And since Kruk says explicitly that he deserved to be hit, you have to interpret Kruk as committed to the view that desert doesn't require responsibility. But that doesn't seem all that natural to me. Isn't more plausible to say that Kruk thinks that desert doesn't require INDIVIDUAL responsibility? And by the way, I don't think pitchers are being irrational at all when they retaliate. As Dave and Eric note, it can be a moral duty (as long as the pitcher isn't trying to hit the guy in the head).

Dave, on the strict liability issue, isn't that a case of punishment without desert as well as responsibility? If so, then the individualist can't worm out of this case that easily. But I think you're absolutely right that identity plays a big part of this. If the next guy up had been another
teammate, that teammate would have deserved (or "deserved") to be hit instead of Kruk. And if there's some shared identity, then I think the pitcher might very well have felt the reactive emotions to whoever it was that came up to the plate. So yes, I agree that figuring out the conditions for identification might be the key to this whole issue.

Andrew, thanks--I know that paper and everyone interested in this topic should check it out. I hope to post something about Fiery's interpretation of his results (which I don't fully agree with) here soon.

Having just reviewed Tamler's book (congrats, by the way), I know that baseball examples are a favorite of his for illustrating these supposedly collectivist conceptions. So, first, let me say I think it's great to examine more closely what those involved in these practices actually take themselves to be doing.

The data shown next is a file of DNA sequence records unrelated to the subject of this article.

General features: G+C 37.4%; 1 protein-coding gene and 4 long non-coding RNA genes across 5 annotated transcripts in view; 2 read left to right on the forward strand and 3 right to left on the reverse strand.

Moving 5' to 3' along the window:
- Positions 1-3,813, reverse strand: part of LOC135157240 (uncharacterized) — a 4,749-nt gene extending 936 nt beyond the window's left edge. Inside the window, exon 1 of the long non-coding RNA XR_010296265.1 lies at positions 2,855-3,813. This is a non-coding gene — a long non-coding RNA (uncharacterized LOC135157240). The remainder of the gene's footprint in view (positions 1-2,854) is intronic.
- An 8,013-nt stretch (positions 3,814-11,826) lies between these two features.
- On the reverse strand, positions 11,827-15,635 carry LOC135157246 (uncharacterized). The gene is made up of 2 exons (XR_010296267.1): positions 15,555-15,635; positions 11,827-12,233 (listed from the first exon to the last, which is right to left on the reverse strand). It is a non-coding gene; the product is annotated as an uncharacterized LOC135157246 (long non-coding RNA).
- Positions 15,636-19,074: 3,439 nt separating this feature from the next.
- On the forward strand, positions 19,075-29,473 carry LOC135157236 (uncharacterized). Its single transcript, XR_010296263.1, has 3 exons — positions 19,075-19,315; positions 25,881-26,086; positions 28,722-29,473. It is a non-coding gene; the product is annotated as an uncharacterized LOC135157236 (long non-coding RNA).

One thing Tamler isn't making clear here, and it affects how we view the case, is that the norms of responsibility for him are the norms of fairly holding others answerable. Responsibility is answerability. This plausibly explains the differences between his reaction to the case and Justin's (I think).

Here's one way to show it. I think Justin's right that the pitcher can't think that Kruk wronged him. If he were to explain why Kruk got beaned (if he did get beaned), it would have to do with Kruk's teammate's conduct, not Kruk's. (In this way, David makes an excellent point in noting that nothing about Kruk matters except that he's the next batter.)

So, I think the pitcher would readily admit that the wrongdoing isn't attributable to Kruk. So the question is whether Kruk can be responsible for it. Justin (and David) give us some reasons for thinking he isn't - but these seem to me to turn on questions closely associated with attributability.

If, instead, we ask, can Kruk legitimately be held answerable for the actions of his teammates? I think it's much more plausible to answer, "Yes", and to think that all that matters for answering that question is determining what the accepted norms are for the practice.

So whether the case illustrates what Tamler wants it to (i.e., evidence of collective responsibility) turns on whether he's got the right picture of moral responsibility.

Apologies for droning on, but there is a final interesting point to be made in this same vein (and one that might be helpful to Tamler moving forward?). There seem to be two different conceptions of collective responsibility, only one of which is illustrated here. Another way to say this is that it isn't obvious that Justin has to deny collective responsibility to interpret the case as he does.

So, we might say that the Phillies won the game. There, plausibly, no one player is responsible for winning - rather it is the collective effort. So we might say the Phillies are responsible for winning the game (they might deserve credit or praise or whatever). This could be true without any following regarding what particular members of the team deserve (or what reactions are appropriate). That is, the fact of collective responsibility needn't imply anything about individual responsibility.

But on Tamler's interpretation of the case, the actions of a Philly do imply something about Kruk's responsibility. This might be a sense of collective responsibility (though it doesn't seem to me to be the standard sense), but it isn't the only sense. So denying that interpretation of the case doesn't commit one to denying collective responsibility tout court.

(Again, apologies for going on so long!)